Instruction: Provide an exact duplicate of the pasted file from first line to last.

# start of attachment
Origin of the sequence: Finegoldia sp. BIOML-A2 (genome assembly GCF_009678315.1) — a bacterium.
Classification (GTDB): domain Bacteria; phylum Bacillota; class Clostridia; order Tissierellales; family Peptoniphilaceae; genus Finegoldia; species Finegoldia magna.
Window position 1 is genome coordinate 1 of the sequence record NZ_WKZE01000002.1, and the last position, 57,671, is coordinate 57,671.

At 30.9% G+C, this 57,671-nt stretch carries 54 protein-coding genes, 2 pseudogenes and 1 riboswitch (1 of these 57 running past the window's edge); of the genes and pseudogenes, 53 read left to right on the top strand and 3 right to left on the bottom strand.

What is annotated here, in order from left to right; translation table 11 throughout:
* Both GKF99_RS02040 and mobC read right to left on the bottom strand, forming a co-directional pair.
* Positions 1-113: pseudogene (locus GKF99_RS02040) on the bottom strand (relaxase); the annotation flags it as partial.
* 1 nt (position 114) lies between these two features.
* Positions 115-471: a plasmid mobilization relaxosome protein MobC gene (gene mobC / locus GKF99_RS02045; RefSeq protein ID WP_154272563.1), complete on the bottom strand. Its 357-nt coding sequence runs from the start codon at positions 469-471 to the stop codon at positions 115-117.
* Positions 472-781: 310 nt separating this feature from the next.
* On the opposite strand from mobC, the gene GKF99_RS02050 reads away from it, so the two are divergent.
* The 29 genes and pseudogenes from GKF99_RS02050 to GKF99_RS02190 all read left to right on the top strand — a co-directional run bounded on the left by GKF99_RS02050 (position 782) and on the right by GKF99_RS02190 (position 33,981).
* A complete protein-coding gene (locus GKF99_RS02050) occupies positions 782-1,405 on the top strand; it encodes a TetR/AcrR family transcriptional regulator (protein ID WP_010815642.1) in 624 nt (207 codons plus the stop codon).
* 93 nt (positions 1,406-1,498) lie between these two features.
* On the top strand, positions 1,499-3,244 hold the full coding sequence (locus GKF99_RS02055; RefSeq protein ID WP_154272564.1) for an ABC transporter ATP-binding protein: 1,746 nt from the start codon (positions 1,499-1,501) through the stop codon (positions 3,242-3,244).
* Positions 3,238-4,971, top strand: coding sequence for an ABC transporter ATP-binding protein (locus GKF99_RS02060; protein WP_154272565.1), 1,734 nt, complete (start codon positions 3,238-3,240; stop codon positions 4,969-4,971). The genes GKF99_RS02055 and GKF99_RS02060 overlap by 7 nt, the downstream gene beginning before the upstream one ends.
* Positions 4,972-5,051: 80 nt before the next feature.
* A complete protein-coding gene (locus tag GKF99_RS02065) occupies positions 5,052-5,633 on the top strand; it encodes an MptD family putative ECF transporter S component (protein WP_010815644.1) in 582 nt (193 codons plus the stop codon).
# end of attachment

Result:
Origin of the sequence: Finegoldia sp. BIOML-A2 (genome assembly GCF_009678315.1) — a bacterium.
Classification (GTDB): domain Bacteria; phylum Bacillota; class Clostridia; order Tissierellales; family Peptoniphilaceae; genus Finegoldia; species Finegoldia magna.
Window position 1 is genome coordinate 1 of the sequence record NZ_WKZE01000002.1, and the last position, 57,671, is coordinate 57,671.

At 30.9% G+C, this 57,671-nt stretch carries 54 protein-coding genes, 2 pseudogenes and 1 riboswitch (1 of these 57 running past the window's edge); of the genes and pseudogenes, 53 read left to right on the top strand and 3 right to left on the bottom strand.

What is annotated here, in order from left to right; translation table 11 throughout:
* Both GKF99_RS02040 and mobC read right to left on the bottom strand, forming a co-directional pair.
* Positions 1-113: pseudogene (locus GKF99_RS02040) on the bottom strand (relaxase); the annotation flags it as partial.
* 1 nt (position 114) lies between these two features.
* Positions 115-471: a plasmid mobilization relaxosome protein MobC gene (gene mobC / locus GKF99_RS02045; RefSeq protein ID WP_154272563.1), complete on the bottom strand. Its 357-nt coding sequence runs from the start codon at positions 469-471 to the stop codon at positions 115-117.
* Positions 472-781: 310 nt separating this feature from the next.
* On the opposite strand from mobC, the gene GKF99_RS02050 reads away from it, so the two are divergent.
* The 29 genes and pseudogenes from GKF99_RS02050 to GKF99_RS02190 all read left to right on the top strand — a co-directional run bounded on the left by GKF99_RS02050 (position 782) and on the right by GKF99_RS02190 (position 33,981).
* A complete protein-coding gene (locus GKF99_RS02050) occupies positions 782-1,405 on the top strand; it encodes a TetR/AcrR family transcriptional regulator (protein ID WP_010815642.1) in 624 nt (207 codons plus the stop codon).
* 93 nt (positions 1,406-1,498) lie between these two features.
* On the top strand, positions 1,499-3,244 hold the full coding sequence (locus GKF99_RS02055; RefSeq protein ID WP_154272564.1) for an ABC transporter ATP-binding protein: 1,746 nt from the start codon (positions 1,499-1,501) through the stop codon (positions 3,242-3,244).
* Positions 3,238-4,971, top strand: coding sequence for an ABC transporter ATP-binding protein (locus GKF99_RS02060; protein WP_154272565.1), 1,734 nt, complete (start codon positions 3,238-3,240; stop codon positions 4,969-4,971). The genes GKF99_RS02055 and GKF99_RS02060 overlap by 7 nt, the downstream gene beginning before the upstream one ends.
* Positions 4,972-5,051: 80 nt before the next feature.
* A complete protein-coding gene (locus tag GKF99_RS02065) occupies positions 5,052-5,633 on the top strand; it encodes an MptD family putative ECF transporter S component (protein WP_010815644.1) in 582 nt (193 codons plus the stop codon).